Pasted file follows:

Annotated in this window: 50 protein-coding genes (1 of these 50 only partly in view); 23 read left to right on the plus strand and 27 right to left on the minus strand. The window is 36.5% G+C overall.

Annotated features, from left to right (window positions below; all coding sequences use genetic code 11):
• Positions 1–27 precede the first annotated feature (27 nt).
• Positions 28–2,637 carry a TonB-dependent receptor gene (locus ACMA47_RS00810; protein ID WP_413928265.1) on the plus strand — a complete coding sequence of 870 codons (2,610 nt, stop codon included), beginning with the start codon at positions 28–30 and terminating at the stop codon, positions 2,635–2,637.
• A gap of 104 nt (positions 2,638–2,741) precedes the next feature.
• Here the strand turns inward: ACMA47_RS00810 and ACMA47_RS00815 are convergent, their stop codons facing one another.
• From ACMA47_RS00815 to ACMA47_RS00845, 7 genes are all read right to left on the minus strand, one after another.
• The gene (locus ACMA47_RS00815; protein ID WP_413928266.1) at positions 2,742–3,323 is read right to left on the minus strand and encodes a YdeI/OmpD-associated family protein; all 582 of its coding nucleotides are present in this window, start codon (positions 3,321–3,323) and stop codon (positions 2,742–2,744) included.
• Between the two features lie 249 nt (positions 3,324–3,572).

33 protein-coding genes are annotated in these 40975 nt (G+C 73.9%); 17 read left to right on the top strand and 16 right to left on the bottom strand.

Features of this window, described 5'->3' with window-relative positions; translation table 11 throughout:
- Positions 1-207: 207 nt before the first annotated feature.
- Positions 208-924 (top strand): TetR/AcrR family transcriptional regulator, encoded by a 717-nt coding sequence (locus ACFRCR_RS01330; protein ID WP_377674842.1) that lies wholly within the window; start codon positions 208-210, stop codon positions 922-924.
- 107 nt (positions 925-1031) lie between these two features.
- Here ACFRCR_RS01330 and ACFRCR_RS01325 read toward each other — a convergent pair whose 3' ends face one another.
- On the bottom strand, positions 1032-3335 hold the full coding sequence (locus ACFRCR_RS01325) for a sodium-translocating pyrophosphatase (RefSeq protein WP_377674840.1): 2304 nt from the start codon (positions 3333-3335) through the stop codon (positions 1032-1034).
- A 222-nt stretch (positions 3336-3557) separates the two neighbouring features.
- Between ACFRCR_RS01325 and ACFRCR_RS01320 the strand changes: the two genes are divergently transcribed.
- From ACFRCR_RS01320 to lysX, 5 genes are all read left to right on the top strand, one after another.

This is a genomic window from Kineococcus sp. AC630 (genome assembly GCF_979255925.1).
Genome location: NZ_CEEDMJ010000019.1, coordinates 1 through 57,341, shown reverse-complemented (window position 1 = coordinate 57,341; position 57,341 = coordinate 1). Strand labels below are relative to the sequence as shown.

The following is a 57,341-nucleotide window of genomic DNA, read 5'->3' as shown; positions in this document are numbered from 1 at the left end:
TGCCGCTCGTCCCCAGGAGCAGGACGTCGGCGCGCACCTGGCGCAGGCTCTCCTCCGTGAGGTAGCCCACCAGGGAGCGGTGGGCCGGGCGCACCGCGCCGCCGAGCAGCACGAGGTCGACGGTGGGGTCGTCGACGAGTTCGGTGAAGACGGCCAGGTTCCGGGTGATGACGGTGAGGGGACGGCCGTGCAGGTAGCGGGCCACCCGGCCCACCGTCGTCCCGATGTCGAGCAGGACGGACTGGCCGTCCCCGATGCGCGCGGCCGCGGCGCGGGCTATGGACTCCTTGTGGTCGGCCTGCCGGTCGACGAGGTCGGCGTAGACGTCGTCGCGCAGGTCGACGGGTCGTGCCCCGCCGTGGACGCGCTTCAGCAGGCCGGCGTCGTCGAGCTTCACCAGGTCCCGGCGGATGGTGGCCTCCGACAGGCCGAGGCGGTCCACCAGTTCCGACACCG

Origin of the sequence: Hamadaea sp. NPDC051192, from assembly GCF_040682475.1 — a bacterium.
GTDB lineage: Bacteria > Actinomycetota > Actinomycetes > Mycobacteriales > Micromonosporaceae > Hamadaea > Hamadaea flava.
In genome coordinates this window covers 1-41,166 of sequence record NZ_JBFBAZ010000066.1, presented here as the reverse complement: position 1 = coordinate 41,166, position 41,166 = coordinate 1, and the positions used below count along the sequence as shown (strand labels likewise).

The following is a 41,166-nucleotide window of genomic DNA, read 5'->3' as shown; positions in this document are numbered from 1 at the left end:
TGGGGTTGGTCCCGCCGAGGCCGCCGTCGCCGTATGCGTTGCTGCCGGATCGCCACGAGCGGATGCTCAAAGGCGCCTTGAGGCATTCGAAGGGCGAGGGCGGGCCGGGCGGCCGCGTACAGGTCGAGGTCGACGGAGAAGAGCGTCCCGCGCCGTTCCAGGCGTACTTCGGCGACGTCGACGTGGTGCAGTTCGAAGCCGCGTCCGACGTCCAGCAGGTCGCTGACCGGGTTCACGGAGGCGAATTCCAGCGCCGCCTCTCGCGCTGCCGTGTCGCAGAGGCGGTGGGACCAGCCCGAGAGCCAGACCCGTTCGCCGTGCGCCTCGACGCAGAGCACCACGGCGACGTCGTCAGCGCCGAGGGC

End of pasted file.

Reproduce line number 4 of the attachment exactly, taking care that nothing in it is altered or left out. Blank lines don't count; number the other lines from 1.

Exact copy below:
• Positions 28–2,637 carry a TonB-dependent receptor gene (locus ACMA47_RS00810; protein ID WP_413928265.1) on the plus strand — a complete coding sequence of 870 codons (2,610 nt, stop codon included), beginning with the start codon at positions 28–30 and terminating at the stop codon, positions 2,635–2,637.